(on the Leading Ladies Marathon 2006)
“Never underestimate the power of a woman.”
Sylvia Doll (My Mother…the soul of wit and wisdom.)

All signs indicated potential danger. Cautions, flares, banners, and the ominous pilot car. Subtle suggestions of soft shoulders, sharp curves, sudden speed. Strange traffic warnings, cryptic signage, and mysterious tables of a strange blue liquid periodically positioned. Beware, was the message; be vigilant, was the feeling; en guarde, was the dictate. The canyon was tremulous with anticipation, trepidation, and expectation.

Yep, we did it again. Three hundred fifty sets of “soft shoulders” cruised down the canyon from the Lead Country Club through the wooden foot bridge in Spearfish city Park. And again the positive energy was stimulating, the joyful faces inspiring, and the pervasive attitude one of celebration. To witness women realizing they are so much more than they thought, that the impossible is only the untried, that pain really is temporary, and pride really is forever…that’s the real joy and reward of orchestrating this monumental venture.

And again they came from everywhere, women from 40 states, DC and 3 foreign countries; from across the street and down the street and off the street…some walked, some ran, some did a combination, all finished. They began as a group of runners and strangers, finished as a family... There is a tangible, transferable, immutable power in having committed to, trained for, and completed the prodigious distance of 26.2 miles or 13.1 miles…it was a new experience for some, a familiar endeavor to many, but a first time for everyone. Every marathon or half marathon is an entity unto itself; with a personality and an indelible stamp that makes it singularly unique. Each is to be celebrated, archived, and pulled up in time of need.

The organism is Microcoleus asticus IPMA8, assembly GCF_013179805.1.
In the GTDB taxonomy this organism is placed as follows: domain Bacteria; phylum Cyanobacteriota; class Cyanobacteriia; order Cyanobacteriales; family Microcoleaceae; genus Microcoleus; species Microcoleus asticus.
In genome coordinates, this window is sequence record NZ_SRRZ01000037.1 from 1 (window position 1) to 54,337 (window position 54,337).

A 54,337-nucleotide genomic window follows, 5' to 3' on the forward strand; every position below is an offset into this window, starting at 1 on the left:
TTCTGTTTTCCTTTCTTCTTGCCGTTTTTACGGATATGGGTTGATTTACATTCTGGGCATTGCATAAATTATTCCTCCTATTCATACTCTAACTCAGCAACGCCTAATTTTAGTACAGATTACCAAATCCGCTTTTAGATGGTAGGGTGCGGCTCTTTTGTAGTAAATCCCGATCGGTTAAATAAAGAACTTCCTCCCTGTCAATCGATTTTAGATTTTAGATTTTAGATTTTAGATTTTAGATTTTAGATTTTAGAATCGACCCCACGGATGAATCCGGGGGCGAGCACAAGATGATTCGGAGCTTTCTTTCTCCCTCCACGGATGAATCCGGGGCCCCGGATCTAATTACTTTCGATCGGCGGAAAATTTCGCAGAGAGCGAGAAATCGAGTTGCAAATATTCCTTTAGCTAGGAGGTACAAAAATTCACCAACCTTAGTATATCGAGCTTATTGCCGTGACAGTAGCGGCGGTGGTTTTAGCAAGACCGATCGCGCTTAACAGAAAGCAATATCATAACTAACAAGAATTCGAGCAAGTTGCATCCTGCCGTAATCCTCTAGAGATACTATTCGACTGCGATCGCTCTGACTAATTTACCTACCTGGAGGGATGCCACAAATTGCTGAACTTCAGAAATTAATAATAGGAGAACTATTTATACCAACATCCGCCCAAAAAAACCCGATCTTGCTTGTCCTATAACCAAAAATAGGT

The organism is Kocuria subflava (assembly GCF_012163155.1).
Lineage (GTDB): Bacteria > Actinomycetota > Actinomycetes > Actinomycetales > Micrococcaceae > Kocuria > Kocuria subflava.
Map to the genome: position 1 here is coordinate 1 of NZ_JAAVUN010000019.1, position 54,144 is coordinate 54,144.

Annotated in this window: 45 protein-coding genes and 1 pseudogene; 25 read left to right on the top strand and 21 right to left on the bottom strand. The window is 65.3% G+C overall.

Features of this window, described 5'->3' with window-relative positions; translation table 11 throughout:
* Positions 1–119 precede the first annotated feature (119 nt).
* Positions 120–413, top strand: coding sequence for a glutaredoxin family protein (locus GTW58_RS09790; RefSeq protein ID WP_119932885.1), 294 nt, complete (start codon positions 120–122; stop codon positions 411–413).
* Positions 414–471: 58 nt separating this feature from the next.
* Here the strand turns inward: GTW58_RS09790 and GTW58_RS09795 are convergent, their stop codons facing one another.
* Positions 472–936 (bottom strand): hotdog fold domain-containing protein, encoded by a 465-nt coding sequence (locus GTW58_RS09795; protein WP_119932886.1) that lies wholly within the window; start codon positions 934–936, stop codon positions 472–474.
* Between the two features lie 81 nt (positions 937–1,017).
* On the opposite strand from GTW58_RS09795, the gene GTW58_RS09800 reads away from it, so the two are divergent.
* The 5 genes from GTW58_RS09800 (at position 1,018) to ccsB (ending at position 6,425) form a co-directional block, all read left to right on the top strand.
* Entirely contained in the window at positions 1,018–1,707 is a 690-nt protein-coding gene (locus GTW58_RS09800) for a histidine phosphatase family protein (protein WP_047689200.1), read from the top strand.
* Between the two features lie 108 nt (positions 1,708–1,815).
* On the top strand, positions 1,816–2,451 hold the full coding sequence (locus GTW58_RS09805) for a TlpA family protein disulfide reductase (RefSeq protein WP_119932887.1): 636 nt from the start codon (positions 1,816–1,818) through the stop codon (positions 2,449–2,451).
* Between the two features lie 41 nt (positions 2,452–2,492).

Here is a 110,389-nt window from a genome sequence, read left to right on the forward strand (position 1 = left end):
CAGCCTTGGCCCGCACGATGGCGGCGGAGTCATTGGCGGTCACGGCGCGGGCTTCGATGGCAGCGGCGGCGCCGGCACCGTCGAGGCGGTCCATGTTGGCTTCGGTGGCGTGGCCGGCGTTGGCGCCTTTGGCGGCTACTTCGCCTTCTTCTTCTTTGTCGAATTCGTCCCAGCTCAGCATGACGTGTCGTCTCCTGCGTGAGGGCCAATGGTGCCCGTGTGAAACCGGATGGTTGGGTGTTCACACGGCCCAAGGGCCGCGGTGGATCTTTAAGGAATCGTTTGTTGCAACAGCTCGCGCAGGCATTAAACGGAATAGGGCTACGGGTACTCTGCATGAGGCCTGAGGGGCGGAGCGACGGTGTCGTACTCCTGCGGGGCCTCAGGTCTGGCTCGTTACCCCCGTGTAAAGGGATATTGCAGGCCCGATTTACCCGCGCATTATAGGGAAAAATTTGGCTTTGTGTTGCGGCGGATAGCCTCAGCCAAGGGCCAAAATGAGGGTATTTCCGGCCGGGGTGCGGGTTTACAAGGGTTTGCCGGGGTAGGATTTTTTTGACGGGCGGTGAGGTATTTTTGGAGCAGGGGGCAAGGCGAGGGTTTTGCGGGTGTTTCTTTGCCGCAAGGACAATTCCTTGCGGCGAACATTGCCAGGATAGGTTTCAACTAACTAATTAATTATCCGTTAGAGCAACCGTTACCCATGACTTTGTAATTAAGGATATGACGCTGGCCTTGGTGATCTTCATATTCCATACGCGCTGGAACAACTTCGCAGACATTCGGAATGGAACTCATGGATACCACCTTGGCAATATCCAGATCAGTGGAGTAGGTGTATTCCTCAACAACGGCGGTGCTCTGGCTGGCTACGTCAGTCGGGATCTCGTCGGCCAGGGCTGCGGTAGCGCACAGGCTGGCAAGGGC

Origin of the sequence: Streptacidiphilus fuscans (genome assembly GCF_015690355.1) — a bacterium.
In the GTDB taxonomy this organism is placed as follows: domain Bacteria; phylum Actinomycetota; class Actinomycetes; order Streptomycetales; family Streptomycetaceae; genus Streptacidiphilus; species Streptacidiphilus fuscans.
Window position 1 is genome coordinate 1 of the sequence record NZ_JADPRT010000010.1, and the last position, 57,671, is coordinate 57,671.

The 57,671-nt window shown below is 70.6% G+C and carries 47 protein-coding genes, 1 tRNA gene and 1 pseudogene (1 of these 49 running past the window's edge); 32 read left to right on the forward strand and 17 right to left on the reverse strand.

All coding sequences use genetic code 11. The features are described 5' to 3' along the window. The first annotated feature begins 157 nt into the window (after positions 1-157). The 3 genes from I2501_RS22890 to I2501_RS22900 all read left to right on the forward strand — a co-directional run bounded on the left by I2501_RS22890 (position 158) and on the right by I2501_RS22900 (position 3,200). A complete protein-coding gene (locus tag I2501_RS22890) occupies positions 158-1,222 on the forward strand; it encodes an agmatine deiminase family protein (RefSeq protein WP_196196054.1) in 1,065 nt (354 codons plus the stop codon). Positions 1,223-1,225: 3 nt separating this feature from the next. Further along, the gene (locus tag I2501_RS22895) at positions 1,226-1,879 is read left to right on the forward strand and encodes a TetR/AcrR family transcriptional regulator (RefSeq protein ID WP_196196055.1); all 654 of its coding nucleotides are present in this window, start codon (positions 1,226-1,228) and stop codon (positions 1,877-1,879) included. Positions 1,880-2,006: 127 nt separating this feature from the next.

No extraordinary experience is obtained ordinarily. Those nuggets of ‘wonderful’ in our lives do not come cheaply; effort, energy and endurance pretty much identify the currency of a class ‘A’ memory. As the sun climbed over the tree furred ridge of Cyclone Hill, and curious deer puzzled at the colorful intrusion, I reminded the nervous torrent of women that many had been in labor longer, that there would be a tomorrow, and that the key to surviving is in knowing we can, we can, we can.

So another marathon is completed, we have another “Knot In Our Counting Rope”, another occasion of meeting life at the door, inviting it in, and fearlessly daring to enjoy it to the fullest. I am more than proud of my friends, eternally indebted to my volunteers, and humbled by the stellar support of my city.

Many brilliant vignettes flash in my mind, but there is one that exemplifies the totality of this journey. Ignoring recent knee surgery, a broken toe, and the uncertainty of never having attempted this distance; and after having assembled, encouraged, and hosted similar sisters and families of the famed ‘Blue Crew’, the courageous blonde capped her conquest with a gutsy dash for the finish line. From the sidelines a small dark eyed boy clapped his hands and cried excitedly, “Run, mommy, run! You’re winning!” And she was.

Congratulations to all of the athletes and to those who supported them. Obviously “soft shoulders” hide a lot of sinew.

Elaine Doll-Dunn

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